Eifelheim & Rethinking the Black Death

EifelheimI recently finished reading Eifelheim by Michael Flynn. It’s a science fiction novel written as historical fiction, following two parallel stories:

  • In the present day, a historian is trying to figure out why a village wiped out in the Black Death was never resettled, while a physicist tries to work out a new cosmological theory.
  • In 1348, the pastor of Oberhochwald unexpectedly makes first contact with shipwrecked aliens, who spend the next year stranded on Earth near the village.

The present-day story is interesting, but hard to follow just because the viewpoint characters are very…self-absorbed.

Fortunately, most of the book focuses on the middle ages and the story of how a tiny German village encounters and eventually learns to live with the stranded aliens. It paints a detailed picture of life in the 1300s and how their strange visitors disrupt it, and it’s fascinating to look at how someone highly-educated in science and philosophy, but with a medieval European mindset, might see concepts like space travel, electricity, or even evolution. How do you explain coming from another planet in another star system to someone who believes that the Sun moves around the Earth, the stars are all the same distance away, and the “world” encompasses all of the above?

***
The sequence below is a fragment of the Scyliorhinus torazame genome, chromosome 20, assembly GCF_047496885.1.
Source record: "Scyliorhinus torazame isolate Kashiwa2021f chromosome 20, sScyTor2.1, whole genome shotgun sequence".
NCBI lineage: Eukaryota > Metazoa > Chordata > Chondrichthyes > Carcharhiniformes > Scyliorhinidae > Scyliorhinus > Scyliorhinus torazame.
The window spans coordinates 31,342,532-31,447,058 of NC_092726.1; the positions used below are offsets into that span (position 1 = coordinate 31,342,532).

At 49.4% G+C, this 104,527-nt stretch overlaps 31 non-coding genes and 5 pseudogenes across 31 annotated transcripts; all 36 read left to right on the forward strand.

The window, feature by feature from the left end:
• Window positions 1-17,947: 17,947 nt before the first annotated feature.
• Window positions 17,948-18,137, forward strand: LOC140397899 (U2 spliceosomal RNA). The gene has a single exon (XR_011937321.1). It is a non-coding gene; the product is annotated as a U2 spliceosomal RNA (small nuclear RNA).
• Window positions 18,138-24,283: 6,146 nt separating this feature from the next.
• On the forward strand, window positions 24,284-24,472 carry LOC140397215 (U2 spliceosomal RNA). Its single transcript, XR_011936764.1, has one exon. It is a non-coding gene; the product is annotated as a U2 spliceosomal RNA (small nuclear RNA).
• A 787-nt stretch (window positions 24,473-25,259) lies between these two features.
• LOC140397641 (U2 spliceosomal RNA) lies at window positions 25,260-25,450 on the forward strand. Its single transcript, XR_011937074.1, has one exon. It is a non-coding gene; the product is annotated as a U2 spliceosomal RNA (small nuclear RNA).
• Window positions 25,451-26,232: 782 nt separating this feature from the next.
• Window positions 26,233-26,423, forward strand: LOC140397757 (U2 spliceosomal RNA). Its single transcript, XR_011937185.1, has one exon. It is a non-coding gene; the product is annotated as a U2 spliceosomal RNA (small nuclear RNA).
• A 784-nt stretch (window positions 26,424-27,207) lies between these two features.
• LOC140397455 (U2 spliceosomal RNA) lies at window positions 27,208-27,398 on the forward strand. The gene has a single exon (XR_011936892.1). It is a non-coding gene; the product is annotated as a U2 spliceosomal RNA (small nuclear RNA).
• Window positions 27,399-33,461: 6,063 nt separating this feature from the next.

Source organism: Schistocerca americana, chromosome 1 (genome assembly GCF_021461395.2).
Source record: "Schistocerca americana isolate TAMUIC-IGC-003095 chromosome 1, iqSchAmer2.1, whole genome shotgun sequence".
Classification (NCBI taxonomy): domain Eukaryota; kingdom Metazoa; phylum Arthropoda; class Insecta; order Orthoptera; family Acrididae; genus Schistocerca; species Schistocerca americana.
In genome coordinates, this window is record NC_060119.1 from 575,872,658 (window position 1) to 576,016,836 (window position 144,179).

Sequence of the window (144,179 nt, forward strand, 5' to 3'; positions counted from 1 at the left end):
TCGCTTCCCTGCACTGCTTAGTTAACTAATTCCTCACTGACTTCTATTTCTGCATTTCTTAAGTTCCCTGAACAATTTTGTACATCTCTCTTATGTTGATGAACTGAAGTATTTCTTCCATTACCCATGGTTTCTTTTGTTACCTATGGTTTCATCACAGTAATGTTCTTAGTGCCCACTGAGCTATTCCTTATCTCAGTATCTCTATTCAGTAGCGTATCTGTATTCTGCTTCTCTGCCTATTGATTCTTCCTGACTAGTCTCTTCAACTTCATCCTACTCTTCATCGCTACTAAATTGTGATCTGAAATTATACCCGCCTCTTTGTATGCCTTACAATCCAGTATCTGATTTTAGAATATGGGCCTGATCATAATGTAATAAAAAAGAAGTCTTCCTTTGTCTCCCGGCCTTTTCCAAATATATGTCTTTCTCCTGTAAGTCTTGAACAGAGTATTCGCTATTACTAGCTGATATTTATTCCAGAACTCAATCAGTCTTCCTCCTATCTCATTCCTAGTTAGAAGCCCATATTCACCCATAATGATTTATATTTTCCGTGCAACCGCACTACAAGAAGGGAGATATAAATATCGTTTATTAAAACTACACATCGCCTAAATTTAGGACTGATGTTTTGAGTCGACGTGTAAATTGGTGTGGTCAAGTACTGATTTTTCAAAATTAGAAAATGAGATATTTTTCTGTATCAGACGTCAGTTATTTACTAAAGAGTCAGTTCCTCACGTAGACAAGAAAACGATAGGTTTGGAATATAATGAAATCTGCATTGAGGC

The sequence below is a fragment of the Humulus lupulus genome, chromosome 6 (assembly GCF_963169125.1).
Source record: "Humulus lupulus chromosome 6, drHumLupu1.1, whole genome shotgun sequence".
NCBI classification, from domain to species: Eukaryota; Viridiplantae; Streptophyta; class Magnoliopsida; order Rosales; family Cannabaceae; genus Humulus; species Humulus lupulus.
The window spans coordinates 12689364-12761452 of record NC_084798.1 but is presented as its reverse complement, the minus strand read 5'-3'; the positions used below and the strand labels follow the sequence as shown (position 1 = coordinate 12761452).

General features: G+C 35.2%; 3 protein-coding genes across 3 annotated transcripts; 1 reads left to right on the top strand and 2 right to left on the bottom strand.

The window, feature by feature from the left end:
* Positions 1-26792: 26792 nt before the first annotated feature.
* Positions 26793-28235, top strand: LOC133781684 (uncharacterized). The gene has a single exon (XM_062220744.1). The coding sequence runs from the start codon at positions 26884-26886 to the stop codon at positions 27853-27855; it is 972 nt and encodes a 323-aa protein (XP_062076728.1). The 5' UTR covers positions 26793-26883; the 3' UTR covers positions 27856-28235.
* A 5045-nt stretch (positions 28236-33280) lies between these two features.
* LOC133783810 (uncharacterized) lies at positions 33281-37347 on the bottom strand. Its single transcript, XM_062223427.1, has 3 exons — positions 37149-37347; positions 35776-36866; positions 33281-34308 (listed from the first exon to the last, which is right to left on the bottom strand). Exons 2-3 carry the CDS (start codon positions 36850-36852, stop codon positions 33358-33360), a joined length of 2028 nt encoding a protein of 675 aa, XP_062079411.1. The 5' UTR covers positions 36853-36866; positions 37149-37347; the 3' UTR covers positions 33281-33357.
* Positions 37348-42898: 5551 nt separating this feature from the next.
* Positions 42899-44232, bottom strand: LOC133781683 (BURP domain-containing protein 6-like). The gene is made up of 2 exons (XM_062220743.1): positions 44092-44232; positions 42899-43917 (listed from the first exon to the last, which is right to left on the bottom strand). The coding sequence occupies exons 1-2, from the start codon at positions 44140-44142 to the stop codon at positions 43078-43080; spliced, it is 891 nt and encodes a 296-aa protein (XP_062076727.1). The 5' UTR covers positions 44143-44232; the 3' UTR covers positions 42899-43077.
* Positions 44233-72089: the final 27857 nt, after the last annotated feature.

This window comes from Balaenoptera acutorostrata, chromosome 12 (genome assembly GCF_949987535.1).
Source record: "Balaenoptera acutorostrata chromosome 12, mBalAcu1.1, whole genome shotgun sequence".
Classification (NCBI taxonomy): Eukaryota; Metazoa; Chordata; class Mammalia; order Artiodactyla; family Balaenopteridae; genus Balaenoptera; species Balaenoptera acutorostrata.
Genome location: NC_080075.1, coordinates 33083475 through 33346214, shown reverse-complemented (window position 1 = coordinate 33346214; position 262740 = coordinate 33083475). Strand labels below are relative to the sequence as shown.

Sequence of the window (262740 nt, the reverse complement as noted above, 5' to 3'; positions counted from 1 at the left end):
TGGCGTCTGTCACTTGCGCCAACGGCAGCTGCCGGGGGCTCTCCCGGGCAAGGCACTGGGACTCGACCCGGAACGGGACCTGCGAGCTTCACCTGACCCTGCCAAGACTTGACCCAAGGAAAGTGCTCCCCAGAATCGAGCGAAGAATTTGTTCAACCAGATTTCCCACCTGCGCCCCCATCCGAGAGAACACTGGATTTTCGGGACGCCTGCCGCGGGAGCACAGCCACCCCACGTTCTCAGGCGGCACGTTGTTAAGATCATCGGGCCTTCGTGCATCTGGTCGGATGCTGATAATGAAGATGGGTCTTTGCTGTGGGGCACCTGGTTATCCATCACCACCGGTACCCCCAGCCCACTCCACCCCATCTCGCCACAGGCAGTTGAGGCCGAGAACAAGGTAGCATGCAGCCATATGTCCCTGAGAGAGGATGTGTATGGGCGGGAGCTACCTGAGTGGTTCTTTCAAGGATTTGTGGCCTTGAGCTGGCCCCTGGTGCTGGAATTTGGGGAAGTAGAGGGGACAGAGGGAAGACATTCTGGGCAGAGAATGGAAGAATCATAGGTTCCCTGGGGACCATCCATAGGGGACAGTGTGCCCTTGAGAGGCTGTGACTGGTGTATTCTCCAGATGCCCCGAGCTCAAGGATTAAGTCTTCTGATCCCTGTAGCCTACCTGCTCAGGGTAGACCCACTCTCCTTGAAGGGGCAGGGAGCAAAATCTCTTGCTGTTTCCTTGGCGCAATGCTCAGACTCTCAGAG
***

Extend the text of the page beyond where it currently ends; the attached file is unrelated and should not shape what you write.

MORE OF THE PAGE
The Black Death

As the book caught up to the arrival of the plague in the village, I found myself curious about the timeline of the pandemic. In looking it up, I found an article proposing that, based on descriptions of the symptoms and spread of the disease, it might have been a viral hemorrhagic fever like Ebola or Marburg (with a longer incubation period), and not the bubonic plague. It probably falls under the category of “extraordinary claims,” but it’s certainly an interesting idea!

3 thoughts on “Eifelheim & Rethinking the Black Death

  1. Norbert Haupt

    I agree with you on the current-time part of the story. The entire book could have been written without this wrapper, made more detailed in the medieval parts and been a stronger story overall, with more focus and more credibility. I think they author just started out with this great parallel story idea, which was his catalyst, but he didn’t pull that part off.

    Reply
    1. Kelson Post author

      The book was expanded from an earlier novella by the same author. I’m not 100% certain, but I got the impression that the novella focused entirely on the present-day search.

      Reply
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